Chapter 19: Putting It All Together: Notes on the Structure of Lojban Texts
3. Paragraphs: NIhO
The following cmavo are discussed in this section:
ni'o NIhO new topic no'i NIhO old topic da'o DAhO cancel cmavo assignments
The paragraph is a concept used in writing systems for two purposes: to indicate changes of topic, and to break up the hard-to-read appearance of large blocks of text on the page. The former function is represented in both spoken and written Lojban by the cmavo “ni'o” and “no'i”, both of selma'o NIhO. Of these two, “ni'o” is the more common. By convention, written Lojban is broken into paragraphs just before any “ni'o” or “no'i”, but a very long passage on a single topic might be paragraphed before an “.i”. On the other hand, it is conventional in English to start a new paragraph in dialogue when a new speaker starts, but this convention is not commonly observed in Lojban dialogues. Of course, none of these conventions affect meaning in any way.
A “ni'o” can take the place of an “.i” as a sentence separator, and in addition signals a new topic or paragraph. Grammatically, any number of “ni'o” cmavo can appear consecutively and are equivalent to a single one; semantically, a greater number of “ni'o” cmavo indicates a larger-scale change of topic. This feature allows complexly structured text, with topics, subtopics, and sub-subtopics, to be represented clearly and unambiguously in both spoken and written Lojban. However, some conventional differences do exist between “ni'o” in writing and in conversation.
In written text, a single “ni'o” is a mere discursive indicator of a new subject, whereas “ni'oni'o” marks a change in the context. In this situation, “ni'oni'o” implicitly cancels the definitions of all pro-sumti of selma'o KOhA as well as pro-bridi of selma'o GOhA. (Explicit cancelling is expressed by the cmavo “da'o” of selma'o DAhO, which has the free grammar of an indicator -- it can appear almost anywhere.) The use of “ni'oni'o” does not affect indicators (of selma'o UI) or tense references, but “ni'oni'oni'o”, indicating a drastic change of topic, would serve to reset both indicators and tenses. (See c19-§8 for a discussion of indicator scope.)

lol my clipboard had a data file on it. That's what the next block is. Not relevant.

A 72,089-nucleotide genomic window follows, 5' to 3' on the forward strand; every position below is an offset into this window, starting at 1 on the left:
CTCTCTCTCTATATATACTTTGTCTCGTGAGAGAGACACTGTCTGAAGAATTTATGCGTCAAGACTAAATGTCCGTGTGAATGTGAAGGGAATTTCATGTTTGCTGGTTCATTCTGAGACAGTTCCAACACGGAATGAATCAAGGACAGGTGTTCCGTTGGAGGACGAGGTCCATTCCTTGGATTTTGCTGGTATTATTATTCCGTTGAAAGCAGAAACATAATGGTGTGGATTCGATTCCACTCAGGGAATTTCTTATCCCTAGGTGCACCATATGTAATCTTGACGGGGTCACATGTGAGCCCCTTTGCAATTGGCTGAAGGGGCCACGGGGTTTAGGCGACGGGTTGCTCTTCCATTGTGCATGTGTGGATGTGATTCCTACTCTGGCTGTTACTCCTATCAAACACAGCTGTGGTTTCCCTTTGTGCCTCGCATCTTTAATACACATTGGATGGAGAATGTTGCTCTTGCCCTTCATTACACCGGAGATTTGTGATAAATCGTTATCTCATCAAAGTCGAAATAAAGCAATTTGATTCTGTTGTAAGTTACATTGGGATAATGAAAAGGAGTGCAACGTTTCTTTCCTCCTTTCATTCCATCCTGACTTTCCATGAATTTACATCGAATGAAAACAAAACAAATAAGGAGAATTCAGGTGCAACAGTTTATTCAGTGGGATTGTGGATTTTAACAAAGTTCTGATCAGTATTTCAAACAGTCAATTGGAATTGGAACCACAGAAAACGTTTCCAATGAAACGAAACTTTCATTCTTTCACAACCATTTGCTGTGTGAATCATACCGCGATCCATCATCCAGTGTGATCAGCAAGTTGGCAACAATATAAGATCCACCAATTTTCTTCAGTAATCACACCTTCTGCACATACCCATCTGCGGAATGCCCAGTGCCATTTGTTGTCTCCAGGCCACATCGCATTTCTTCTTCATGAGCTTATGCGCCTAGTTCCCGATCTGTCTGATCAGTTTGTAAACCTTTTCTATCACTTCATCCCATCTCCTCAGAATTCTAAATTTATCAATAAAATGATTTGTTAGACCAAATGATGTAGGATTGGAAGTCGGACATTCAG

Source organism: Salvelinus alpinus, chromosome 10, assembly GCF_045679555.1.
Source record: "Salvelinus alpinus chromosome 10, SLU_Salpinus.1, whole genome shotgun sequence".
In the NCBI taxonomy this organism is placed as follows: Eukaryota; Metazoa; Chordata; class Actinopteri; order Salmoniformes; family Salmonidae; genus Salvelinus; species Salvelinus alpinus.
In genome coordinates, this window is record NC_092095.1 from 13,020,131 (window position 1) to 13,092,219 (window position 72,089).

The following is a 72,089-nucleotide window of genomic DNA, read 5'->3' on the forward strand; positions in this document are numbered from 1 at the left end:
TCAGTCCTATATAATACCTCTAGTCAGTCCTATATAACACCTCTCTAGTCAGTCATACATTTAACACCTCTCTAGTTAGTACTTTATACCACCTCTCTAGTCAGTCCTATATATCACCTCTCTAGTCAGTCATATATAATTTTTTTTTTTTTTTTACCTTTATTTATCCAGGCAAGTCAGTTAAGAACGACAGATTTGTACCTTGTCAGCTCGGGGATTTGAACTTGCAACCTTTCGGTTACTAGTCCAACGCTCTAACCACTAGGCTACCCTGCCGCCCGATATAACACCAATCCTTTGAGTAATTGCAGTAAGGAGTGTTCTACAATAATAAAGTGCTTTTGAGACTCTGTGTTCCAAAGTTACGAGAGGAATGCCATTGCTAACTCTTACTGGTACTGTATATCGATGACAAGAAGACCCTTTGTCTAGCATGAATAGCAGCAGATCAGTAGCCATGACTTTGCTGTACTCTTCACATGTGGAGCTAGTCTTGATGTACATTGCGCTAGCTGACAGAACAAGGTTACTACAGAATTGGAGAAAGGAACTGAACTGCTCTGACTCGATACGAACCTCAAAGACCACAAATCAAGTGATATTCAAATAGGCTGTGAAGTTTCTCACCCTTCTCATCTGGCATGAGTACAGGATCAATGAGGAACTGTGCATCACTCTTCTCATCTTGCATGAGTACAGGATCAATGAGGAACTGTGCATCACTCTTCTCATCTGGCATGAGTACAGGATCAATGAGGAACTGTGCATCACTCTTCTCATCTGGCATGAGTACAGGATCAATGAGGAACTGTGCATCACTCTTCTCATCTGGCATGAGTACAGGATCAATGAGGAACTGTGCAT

In spoken text, which is inherently less structured, these levels are reduced by one, with “ni'o” indicating a change in context sufficient to cancel pro-sumti and pro-bridi assignment. On the other hand, in a book, or in stories within stories such as “The Arabian Nights”, further levels may be expressed by extending the “ni'o” string as needed. Normally, a written text will begin with the number of “ni'o” cmavo needed to signal the largest scale division which the text contains. “ni'o” strings may be subscripted to label each context of discourse: see c19-§6.
“no'i” is similar in effect to “ni'o”, but indicates the resumption of a previous topic. In speech, it is analogous to (but much shorter than) such English discursive phrases as “But getting back to the point … ”. By default, the topic resumed is that in effect before the last “ni'o”. When subtopics are nested within topics, then “no'i” would resume the previous subtopic and “no'ino'i” the previous topic. Note that “no'i” also resumes tense and pro-sumti assignments dropped at the previous “ni'o”.
If a “ni'o” is subscripted, then a “no'i” with the same subscript is assumed to be a continuation of it. A “no'i” may also have a negative subscript, which would specify counting backwards a number of paragraphs and resuming the topic found thereby.